I took a very circuitous route writing The Trouble with Tessa. I always like to inject 'reality' in my books and the original idea sprouted when I had several friends dealing with step parent situations. In the first draft, Erin was a confirmed single, soured on the idea of dealing with a mixed family after her experiences with her family couselling practice. When I headed into the second draft, I didn't think the story at enough oomph. A few neat twists presented themselves and I just ran with them.

    Thankfully, I've had numerous readers tell me they never saw the last couple plot twists coming. It is very, VERY cool to be able to surprise an avid reader! =)

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  22. Morning, Lynda! Glad your corner of the world is pretty today. I know parts of Texas were hit with some extreme weather. We had our first snowfall yesterday--unusually late for Ontario--and it is cold but nice and bright here today. I do love the warm weather, but I'm Canadian born and raised so I enjoy a crisp winter day and a trek through the snow as well.

    Thanks! So gratifying when another author 'believes' in your characters! I almost always begin with a 'narrator' character the other characters play off. The MC comes easiest, but the others all form as the story unwinds so I wouldn't say any one is more difficult to write than another.

    You're very perceptive. All of the above! I think, see, then feel the story--to the point where it plays like a movie in my head. I step into the role of each character as I move from scene to scene and using all senses mentally walk myself through what I think that character's perception would be of a given situation.

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  23. Welcome, Pat. Thanks! I know exactly what you mean! Different in a 'larger than life' without crossing that line to being way too far out of a readers realm of reality can be tricky. Sounds like you've got a handle on it. Kudos. I'll have to check out your books.

    Right now I'm putting the final polish on a novella for a Wild Rose Press, Last Rose of Summer anthology. My character wanted to be an ordinary suburban housewife and mother, but circumstances forced her to live under an assumed name for a number of years. I'm also about a third of the way into what I hope will be the first of a series with elements of suspense and a love triangle. Fun stuff so far!

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  24. Before I head off to work, I wanted to tell readers that this book has great, great writing. I couldn't put it down and that says a lot for me. If this novel is any indication of other Lainey Bancroft books, it's no wonder she's won some awards. Good job.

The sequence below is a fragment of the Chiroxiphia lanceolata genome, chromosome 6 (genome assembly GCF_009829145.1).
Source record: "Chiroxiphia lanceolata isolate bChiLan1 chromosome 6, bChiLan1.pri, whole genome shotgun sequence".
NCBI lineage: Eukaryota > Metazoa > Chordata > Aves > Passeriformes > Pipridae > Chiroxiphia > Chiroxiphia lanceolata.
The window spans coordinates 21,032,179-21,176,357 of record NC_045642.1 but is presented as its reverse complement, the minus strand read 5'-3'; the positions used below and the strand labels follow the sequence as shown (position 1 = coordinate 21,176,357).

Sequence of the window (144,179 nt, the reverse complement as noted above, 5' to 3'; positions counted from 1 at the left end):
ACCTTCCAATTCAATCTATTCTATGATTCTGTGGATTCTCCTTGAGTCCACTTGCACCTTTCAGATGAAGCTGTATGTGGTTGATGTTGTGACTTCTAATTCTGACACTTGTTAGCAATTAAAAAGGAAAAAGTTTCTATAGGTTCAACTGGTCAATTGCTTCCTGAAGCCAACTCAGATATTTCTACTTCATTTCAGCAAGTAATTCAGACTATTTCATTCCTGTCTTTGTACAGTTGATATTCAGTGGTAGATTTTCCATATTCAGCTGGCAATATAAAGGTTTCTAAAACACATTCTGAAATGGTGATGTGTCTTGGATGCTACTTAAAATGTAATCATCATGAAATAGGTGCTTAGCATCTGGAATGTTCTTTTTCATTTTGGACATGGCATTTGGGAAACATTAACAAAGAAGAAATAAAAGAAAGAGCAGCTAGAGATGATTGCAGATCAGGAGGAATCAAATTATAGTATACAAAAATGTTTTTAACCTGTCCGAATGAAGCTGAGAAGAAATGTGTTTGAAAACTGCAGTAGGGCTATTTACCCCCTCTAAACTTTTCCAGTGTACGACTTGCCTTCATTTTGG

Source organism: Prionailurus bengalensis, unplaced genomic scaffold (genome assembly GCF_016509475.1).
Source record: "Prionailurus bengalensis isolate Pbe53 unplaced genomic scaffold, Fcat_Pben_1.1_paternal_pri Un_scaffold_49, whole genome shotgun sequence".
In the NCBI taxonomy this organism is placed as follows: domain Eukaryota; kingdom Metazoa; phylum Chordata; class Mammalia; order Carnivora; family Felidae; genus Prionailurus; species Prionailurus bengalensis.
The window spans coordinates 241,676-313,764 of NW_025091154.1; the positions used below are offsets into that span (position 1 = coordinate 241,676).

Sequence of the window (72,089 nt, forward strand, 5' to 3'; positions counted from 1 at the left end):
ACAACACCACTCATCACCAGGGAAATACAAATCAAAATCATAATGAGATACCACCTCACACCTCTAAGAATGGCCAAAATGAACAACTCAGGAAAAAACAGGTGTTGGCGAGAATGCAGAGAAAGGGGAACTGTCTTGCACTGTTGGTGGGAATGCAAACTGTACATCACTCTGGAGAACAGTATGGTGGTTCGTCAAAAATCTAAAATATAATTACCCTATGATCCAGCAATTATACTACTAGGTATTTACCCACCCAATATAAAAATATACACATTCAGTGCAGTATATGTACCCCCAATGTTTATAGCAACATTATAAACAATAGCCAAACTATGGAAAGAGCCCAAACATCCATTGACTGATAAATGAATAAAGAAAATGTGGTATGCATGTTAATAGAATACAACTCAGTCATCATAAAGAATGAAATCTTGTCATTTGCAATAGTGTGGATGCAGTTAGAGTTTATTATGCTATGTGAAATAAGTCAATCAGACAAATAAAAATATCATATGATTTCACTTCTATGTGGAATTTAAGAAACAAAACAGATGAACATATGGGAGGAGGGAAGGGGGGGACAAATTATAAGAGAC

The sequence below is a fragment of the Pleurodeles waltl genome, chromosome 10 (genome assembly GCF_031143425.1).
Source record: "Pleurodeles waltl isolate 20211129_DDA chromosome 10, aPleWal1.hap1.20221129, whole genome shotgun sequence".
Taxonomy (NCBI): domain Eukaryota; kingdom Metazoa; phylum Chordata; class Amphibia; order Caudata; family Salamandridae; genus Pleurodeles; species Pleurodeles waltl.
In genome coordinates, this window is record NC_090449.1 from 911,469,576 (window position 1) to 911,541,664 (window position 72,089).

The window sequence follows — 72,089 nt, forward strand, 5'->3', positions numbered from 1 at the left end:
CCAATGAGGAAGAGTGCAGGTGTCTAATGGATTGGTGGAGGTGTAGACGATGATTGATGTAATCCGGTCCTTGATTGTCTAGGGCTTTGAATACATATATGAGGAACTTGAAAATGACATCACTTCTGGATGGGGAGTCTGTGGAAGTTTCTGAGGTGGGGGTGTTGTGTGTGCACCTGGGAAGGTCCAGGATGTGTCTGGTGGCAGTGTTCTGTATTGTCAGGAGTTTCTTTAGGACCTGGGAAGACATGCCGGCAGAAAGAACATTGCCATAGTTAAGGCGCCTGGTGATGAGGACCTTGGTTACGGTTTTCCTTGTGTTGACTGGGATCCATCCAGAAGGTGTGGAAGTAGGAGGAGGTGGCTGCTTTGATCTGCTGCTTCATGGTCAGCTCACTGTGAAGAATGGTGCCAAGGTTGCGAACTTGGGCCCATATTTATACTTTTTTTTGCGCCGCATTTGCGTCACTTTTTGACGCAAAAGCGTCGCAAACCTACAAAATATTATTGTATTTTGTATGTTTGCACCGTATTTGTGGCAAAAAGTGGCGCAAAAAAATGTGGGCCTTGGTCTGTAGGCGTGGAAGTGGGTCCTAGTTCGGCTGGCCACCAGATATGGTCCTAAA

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  26. Hi Lainey,

    What a pleasure it was to have you with us for these last three days. But before you slip away, I have a couple more questions.

    1.What question are you never asked in interviews but wish you were?
    2.Name one scene that you've written that you go back to re-read often because you like it so much.

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  27. Annette, you're wonderful. Thank you so much!

    Lynda, my pleasure! And wow, tough questions.
    Honestly, I can't think of anything I wish I'd been asked in an interview. I guess I've just been blessed with clever interviewers. ;-)

    Now, a scene I reread...that's a great interview question! I'd have to say the scene I revisit most often is the 'disclosure' conversation between Erin and Tanner in 'The Trouble With Tessa'. Both characters had SO much emotionally invested in this scene that I wrote and rewrote it a number of times to work in all the nuances of what it meant to the characters and the people around them.

    I'd love to share a portion. Unfortunately, that would be a 'spoiler' because that one conversation changed the life of every single character in the book. I think it provides a nice window into how the actions of one person can impact every other person around them. I just...yeah, I love that scene. Luckily, my editor agreed and so far readers have too!

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  28. Great Job on this book, Lainey. Wishing you much success on your writing.